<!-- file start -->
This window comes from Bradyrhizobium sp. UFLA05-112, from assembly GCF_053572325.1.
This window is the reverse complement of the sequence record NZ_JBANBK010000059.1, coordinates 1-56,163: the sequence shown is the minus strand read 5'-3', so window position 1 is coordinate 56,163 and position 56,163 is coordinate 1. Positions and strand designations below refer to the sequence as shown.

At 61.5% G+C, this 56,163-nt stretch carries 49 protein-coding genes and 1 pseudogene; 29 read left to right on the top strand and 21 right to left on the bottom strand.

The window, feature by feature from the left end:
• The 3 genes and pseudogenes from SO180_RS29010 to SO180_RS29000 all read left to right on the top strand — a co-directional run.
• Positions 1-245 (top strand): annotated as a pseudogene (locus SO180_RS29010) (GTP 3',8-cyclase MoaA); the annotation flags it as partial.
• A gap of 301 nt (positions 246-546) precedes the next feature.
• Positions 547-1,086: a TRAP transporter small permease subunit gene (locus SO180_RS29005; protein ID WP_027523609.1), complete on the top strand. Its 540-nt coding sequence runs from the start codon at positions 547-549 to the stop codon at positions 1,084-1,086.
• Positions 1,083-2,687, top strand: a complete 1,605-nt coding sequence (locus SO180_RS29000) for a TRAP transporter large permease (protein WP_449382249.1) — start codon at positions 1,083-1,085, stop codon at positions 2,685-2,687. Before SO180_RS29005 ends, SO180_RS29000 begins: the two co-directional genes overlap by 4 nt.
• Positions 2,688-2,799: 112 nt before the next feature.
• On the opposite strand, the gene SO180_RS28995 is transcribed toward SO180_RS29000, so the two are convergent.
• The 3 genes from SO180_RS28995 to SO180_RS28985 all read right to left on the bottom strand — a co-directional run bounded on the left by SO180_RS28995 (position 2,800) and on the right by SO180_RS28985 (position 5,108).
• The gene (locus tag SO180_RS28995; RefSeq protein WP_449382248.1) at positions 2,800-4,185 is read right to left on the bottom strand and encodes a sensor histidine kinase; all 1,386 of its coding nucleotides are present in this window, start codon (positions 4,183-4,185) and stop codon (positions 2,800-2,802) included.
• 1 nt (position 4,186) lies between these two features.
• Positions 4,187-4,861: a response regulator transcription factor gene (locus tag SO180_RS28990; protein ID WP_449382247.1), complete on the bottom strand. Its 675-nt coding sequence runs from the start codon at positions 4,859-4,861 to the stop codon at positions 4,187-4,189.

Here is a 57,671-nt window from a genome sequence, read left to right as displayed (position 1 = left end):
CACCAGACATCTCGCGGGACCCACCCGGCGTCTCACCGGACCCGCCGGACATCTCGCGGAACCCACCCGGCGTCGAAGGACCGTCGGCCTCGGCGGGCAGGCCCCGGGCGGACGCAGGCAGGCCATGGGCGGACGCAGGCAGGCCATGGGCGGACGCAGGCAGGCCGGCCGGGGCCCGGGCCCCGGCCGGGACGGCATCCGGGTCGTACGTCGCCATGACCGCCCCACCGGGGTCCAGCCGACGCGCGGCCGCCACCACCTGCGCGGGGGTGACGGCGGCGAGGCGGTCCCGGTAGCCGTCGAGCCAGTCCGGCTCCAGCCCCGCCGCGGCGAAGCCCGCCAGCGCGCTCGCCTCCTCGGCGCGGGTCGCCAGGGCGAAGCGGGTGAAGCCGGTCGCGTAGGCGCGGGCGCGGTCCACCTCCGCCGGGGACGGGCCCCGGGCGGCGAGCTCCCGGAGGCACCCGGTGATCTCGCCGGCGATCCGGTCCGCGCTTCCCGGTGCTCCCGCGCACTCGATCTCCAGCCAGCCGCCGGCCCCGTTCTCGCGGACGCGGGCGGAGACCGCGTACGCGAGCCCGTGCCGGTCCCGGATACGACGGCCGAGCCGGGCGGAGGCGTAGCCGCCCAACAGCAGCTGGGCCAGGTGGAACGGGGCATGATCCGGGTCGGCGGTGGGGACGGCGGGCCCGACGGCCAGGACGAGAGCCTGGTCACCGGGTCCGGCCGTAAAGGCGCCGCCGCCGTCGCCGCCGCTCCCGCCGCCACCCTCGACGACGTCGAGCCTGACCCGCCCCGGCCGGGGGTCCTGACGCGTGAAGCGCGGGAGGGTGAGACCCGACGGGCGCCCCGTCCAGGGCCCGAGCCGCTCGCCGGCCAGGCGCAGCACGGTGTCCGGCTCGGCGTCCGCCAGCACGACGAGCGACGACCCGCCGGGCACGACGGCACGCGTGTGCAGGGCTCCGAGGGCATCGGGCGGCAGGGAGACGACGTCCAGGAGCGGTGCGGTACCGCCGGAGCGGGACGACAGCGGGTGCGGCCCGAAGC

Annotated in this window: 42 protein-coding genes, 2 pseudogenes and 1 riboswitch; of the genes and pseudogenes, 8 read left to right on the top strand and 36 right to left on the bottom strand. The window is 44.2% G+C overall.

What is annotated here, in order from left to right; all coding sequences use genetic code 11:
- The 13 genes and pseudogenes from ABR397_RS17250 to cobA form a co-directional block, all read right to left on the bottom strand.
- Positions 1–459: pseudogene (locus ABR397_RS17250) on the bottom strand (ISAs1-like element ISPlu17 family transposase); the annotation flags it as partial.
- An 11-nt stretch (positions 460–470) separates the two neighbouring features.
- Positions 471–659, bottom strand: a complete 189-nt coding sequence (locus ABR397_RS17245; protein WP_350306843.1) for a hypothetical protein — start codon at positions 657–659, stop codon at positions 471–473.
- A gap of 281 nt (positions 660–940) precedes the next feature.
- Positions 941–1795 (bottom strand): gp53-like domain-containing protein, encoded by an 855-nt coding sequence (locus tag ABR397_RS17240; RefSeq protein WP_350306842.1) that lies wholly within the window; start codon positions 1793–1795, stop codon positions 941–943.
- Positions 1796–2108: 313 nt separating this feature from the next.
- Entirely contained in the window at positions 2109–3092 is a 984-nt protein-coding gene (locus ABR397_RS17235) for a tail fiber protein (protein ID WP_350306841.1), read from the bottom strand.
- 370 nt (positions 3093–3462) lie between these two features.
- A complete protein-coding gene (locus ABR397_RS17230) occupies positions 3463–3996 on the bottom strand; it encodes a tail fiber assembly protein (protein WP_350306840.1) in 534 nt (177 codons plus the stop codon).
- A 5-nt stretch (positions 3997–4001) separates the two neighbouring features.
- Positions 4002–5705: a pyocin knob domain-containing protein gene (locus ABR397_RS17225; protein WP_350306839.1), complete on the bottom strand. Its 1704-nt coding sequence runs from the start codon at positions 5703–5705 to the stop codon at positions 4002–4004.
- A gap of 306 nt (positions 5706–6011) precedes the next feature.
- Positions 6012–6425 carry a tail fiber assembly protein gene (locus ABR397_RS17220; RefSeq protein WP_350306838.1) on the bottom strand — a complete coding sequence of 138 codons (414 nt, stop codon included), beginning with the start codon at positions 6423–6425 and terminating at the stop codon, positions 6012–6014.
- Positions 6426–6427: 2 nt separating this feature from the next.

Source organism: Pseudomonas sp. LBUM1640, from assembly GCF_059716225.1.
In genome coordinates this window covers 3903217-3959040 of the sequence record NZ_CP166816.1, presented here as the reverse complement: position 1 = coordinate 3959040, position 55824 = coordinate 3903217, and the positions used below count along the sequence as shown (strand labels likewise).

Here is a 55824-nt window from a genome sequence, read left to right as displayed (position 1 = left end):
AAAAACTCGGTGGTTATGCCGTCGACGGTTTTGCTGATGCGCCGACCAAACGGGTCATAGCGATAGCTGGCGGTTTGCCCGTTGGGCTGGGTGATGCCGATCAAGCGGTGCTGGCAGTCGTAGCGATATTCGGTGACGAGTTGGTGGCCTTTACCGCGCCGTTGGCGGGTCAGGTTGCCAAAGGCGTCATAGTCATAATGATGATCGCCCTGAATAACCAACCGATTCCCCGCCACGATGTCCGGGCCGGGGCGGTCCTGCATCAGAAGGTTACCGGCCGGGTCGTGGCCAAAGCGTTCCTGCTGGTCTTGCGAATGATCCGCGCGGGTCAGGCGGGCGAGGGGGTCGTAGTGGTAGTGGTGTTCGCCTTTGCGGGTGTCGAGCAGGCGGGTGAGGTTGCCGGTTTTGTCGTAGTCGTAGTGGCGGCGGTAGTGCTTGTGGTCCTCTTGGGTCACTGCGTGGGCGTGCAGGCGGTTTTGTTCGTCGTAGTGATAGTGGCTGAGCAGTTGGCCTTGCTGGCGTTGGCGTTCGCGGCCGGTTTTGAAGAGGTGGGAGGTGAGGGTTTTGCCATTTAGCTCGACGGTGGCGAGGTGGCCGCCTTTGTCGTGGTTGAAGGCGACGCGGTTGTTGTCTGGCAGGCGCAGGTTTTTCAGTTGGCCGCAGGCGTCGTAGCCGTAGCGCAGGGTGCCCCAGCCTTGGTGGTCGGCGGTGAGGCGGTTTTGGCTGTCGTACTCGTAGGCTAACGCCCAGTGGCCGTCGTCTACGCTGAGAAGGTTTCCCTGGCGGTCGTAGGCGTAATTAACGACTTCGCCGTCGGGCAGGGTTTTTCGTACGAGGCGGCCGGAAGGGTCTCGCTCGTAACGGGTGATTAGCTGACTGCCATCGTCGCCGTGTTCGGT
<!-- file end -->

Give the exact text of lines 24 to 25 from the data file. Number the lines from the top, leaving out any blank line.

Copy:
- A gap of 281 nt (positions 660–940) precedes the next feature.
- Positions 941–1795 (bottom strand): gp53-like domain-containing protein, encoded by an 855-nt coding sequence (locus tag ABR397_RS17240; RefSeq protein WP_350306842.1) that lies wholly within the window; start codon positions 1793–1795, stop codon positions 941–943.